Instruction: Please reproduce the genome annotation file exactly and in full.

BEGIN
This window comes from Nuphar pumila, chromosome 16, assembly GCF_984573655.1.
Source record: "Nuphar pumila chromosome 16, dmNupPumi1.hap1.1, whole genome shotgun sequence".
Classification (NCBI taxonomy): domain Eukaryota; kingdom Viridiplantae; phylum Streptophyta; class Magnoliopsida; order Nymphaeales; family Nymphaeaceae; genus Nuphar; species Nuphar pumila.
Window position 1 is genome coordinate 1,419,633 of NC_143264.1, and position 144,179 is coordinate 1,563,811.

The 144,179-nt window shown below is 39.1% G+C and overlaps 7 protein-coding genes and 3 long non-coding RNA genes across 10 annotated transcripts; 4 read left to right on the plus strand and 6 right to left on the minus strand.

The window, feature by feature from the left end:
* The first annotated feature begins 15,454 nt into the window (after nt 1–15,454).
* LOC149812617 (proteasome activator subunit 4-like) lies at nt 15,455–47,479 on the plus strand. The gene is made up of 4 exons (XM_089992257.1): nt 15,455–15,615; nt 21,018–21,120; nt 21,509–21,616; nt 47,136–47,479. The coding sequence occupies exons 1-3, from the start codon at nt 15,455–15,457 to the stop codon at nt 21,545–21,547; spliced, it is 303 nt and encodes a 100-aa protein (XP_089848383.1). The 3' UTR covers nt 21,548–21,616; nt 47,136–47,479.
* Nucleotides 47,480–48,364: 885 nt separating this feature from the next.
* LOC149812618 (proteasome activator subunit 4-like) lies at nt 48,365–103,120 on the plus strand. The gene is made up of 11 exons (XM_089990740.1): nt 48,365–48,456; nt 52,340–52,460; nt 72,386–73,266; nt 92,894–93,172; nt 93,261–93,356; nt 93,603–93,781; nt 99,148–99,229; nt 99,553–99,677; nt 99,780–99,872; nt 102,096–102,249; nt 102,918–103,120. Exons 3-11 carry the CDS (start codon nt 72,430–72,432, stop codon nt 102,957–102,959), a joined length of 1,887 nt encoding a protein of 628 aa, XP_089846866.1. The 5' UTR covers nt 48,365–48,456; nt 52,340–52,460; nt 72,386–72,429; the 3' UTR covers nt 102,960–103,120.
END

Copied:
This window comes from Nuphar pumila, chromosome 16, assembly GCF_984573655.1.
Source record: "Nuphar pumila chromosome 16, dmNupPumi1.hap1.1, whole genome shotgun sequence".
Classification (NCBI taxonomy): domain Eukaryota; kingdom Viridiplantae; phylum Streptophyta; class Magnoliopsida; order Nymphaeales; family Nymphaeaceae; genus Nuphar; species Nuphar pumila.
Window position 1 is genome coordinate 1,419,633 of NC_143264.1, and position 144,179 is coordinate 1,563,811.

The 144,179-nt window shown below is 39.1% G+C and overlaps 7 protein-coding genes and 3 long non-coding RNA genes across 10 annotated transcripts; 4 read left to right on the plus strand and 6 right to left on the minus strand.

The window, feature by feature from the left end:
* The first annotated feature begins 15,454 nt into the window (after nt 1–15,454).
* LOC149812617 (proteasome activator subunit 4-like) lies at nt 15,455–47,479 on the plus strand. The gene is made up of 4 exons (XM_089992257.1): nt 15,455–15,615; nt 21,018–21,120; nt 21,509–21,616; nt 47,136–47,479. The coding sequence occupies exons 1-3, from the start codon at nt 15,455–15,457 to the stop codon at nt 21,545–21,547; spliced, it is 303 nt and encodes a 100-aa protein (XP_089848383.1). The 3' UTR covers nt 21,548–21,616; nt 47,136–47,479.
* Nucleotides 47,480–48,364: 885 nt separating this feature from the next.
* LOC149812618 (proteasome activator subunit 4-like) lies at nt 48,365–103,120 on the plus strand. The gene is made up of 11 exons (XM_089990740.1): nt 48,365–48,456; nt 52,340–52,460; nt 72,386–73,266; nt 92,894–93,172; nt 93,261–93,356; nt 93,603–93,781; nt 99,148–99,229; nt 99,553–99,677; nt 99,780–99,872; nt 102,096–102,249; nt 102,918–103,120. Exons 3-11 carry the CDS (start codon nt 72,430–72,432, stop codon nt 102,957–102,959), a joined length of 1,887 nt encoding a protein of 628 aa, XP_089846866.1. The 5' UTR covers nt 48,365–48,456; nt 52,340–52,460; nt 72,386–72,429; the 3' UTR covers nt 102,960–103,120.